Hearts of Iron

From Wikipedia, the free encyclopedia
Jump to: navigation, search
Hearts of Iron
HeartsOfIronBox.jpg
Developer(s) Paradox Development Studio
Publisher(s) Strategy First
Engine Europa Engine
Platform(s) Microsoft Windows, Mac OS, Mac OS X
Release date(s) November 24, 2002
Genre(s) Grand strategy
Mode(s) Single player
Distribution Digital disc

Hearts of Iron is a grand strategy computer game developed by Paradox Development Studio and published by Strategy First, set in the years 1936-1948. In the game you can control any one nation as World War II unfolds. It was released for Windows-compatible PCs in 2002. A Macintosh version was also released by Virtual Programming. The lead game programmer was Johan Andersson. A sequel, Hearts of Iron II, was created and released in 2005 with several changes in the tech tree and gameplay. Hearts of Iron III was released on August 7, 2009. Hearts of Iron - The Card Game was released as a free-to-play, browser-based collectible card game on 3 October 2011.[1] East vs. West – A Hearts of Iron Game was planned for a release in 2014, but it was cancelled.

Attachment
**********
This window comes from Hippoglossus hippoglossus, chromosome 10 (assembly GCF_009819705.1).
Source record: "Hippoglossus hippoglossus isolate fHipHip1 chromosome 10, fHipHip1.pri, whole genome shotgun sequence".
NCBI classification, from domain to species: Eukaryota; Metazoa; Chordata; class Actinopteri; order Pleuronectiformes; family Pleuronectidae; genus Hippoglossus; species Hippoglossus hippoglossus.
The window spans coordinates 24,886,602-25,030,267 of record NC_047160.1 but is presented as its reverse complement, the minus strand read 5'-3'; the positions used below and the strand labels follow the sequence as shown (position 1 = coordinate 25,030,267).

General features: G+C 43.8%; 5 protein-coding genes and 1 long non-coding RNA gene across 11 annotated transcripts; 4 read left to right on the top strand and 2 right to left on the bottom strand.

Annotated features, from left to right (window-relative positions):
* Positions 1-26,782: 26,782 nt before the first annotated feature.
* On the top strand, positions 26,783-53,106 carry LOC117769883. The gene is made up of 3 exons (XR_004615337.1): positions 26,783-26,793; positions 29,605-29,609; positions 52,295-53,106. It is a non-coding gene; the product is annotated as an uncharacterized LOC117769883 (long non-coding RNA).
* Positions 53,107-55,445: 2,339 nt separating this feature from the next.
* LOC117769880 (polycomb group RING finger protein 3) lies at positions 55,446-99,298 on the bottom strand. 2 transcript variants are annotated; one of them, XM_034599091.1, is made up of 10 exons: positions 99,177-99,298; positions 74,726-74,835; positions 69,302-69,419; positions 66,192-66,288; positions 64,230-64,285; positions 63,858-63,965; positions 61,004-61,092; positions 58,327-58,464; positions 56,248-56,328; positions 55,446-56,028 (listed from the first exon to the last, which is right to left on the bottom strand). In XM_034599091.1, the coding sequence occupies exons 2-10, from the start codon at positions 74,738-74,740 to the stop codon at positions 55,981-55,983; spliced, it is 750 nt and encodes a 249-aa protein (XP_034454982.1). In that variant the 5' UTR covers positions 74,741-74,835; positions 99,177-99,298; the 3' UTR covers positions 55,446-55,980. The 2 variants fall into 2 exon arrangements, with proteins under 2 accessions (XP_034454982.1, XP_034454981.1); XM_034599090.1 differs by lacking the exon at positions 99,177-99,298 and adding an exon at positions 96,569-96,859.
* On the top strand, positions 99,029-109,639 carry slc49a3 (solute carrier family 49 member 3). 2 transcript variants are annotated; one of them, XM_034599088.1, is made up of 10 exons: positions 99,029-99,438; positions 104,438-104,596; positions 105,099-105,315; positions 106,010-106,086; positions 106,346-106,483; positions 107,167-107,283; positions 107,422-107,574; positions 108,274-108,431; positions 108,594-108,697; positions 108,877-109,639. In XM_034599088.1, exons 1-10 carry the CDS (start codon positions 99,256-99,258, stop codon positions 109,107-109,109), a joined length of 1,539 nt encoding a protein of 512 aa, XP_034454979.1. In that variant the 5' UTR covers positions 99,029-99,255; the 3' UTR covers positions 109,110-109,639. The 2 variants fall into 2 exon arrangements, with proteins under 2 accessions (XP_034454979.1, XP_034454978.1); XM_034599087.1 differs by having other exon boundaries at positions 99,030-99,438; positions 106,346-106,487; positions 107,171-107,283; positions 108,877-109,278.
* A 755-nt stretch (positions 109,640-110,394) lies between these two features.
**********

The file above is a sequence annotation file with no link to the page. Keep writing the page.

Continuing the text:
Gameplay[edit]

Hearts of Iron is based on Paradox's successful Europa Universalis game engine, but has many changes:

  • a technology tree divided into 14 sections (infantry/artillery/industry/armoured units/navy/etc.), with dozens of researchable technologies in each section and the ability to customize some units.
  • an economic model based on four natural resources: coal, steel, rubber and oil on which the armed forces and industry depend.
  • Several military and political leaders to choose from.
  • A variety of military units, from colonial militia to intercontinental ballistic missiles.
  • A weather model, affecting movement and combat efficiency of units.

Gameplay revolves around surviving (either before or during) World War II, and the player may cause or witness events different from how they historically occurred. Hearts of Iron is considered an alternate history game.

There are three main alliances in the game, the Allies, the Axis, and the Communist International, that the player can either participate in or stay out of. The game ends when there is only one alliance left standing or on midnight, December 30, 1947, and the winning alliance is determined through a victory point system, giving points to alliances controlling key regions or cities.

Controversy[edit]

The game was banned in the People's Republic of China because the game depicts Tibet, Sinkiang, and Manchuria as independent countries, and Taiwan under Japanese control (historically, Taiwan was under Japanese rule at the time).[2] Paradox Interactive mentions that the game is historically accurate, and that it represents the "rough times" that China endured, as well as the difficulties that the Communist Party of China overcame in order to win the Chinese Civil War.[3]

References[edit]

External links[edit]